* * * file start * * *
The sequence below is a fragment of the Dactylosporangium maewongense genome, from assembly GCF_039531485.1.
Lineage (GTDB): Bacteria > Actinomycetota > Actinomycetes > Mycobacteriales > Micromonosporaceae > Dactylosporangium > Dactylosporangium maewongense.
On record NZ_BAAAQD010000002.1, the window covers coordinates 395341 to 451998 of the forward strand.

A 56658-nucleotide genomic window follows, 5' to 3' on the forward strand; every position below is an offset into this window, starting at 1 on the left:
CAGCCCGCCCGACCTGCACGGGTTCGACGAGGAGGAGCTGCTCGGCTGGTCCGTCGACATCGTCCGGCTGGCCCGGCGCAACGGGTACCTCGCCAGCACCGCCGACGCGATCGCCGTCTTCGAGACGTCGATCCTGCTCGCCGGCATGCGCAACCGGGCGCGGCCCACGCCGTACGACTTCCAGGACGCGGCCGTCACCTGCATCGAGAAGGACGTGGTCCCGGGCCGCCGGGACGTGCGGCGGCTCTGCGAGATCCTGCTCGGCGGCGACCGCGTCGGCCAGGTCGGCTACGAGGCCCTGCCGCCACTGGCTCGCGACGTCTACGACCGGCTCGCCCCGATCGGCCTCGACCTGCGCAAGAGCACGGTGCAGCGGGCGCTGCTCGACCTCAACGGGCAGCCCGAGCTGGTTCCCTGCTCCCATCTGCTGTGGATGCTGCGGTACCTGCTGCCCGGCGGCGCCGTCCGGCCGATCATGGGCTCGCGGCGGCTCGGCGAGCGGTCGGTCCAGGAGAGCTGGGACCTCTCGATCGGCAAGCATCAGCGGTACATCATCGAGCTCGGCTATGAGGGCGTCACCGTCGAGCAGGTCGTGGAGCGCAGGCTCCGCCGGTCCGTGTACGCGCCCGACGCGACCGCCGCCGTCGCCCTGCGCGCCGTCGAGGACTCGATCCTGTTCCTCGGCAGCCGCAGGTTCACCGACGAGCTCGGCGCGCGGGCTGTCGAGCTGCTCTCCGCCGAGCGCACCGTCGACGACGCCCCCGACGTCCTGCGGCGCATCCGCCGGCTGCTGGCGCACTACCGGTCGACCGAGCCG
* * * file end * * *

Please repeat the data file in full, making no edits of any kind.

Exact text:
The sequence below is a fragment of the Dactylosporangium maewongense genome, from assembly GCF_039531485.1.
Lineage (GTDB): Bacteria > Actinomycetota > Actinomycetes > Mycobacteriales > Micromonosporaceae > Dactylosporangium > Dactylosporangium maewongense.
On record NZ_BAAAQD010000002.1, the window covers coordinates 395341 to 451998 of the forward strand.

A 56658-nucleotide genomic window follows, 5' to 3' on the forward strand; every position below is an offset into this window, starting at 1 on the left:
CAGCCCGCCCGACCTGCACGGGTTCGACGAGGAGGAGCTGCTCGGCTGGTCCGTCGACATCGTCCGGCTGGCCCGGCGCAACGGGTACCTCGCCAGCACCGCCGACGCGATCGCCGTCTTCGAGACGTCGATCCTGCTCGCCGGCATGCGCAACCGGGCGCGGCCCACGCCGTACGACTTCCAGGACGCGGCCGTCACCTGCATCGAGAAGGACGTGGTCCCGGGCCGCCGGGACGTGCGGCGGCTCTGCGAGATCCTGCTCGGCGGCGACCGCGTCGGCCAGGTCGGCTACGAGGCCCTGCCGCCACTGGCTCGCGACGTCTACGACCGGCTCGCCCCGATCGGCCTCGACCTGCGCAAGAGCACGGTGCAGCGGGCGCTGCTCGACCTCAACGGGCAGCCCGAGCTGGTTCCCTGCTCCCATCTGCTGTGGATGCTGCGGTACCTGCTGCCCGGCGGCGCCGTCCGGCCGATCATGGGCTCGCGGCGGCTCGGCGAGCGGTCGGTCCAGGAGAGCTGGGACCTCTCGATCGGCAAGCATCAGCGGTACATCATCGAGCTCGGCTATGAGGGCGTCACCGTCGAGCAGGTCGTGGAGCGCAGGCTCCGCCGGTCCGTGTACGCGCCCGACGCGACCGCCGCCGTCGCCCTGCGCGCCGTCGAGGACTCGATCCTGTTCCTCGGCAGCCGCAGGTTCACCGACGAGCTCGGCGCGCGGGCTGTCGAGCTGCTCTCCGCCGAGCGCACCGTCGACGACGCCCCCGACGTCCTGCGGCGCATCCGCCGGCTGCTGGCGCACTACCGGTCGACCGAGCCG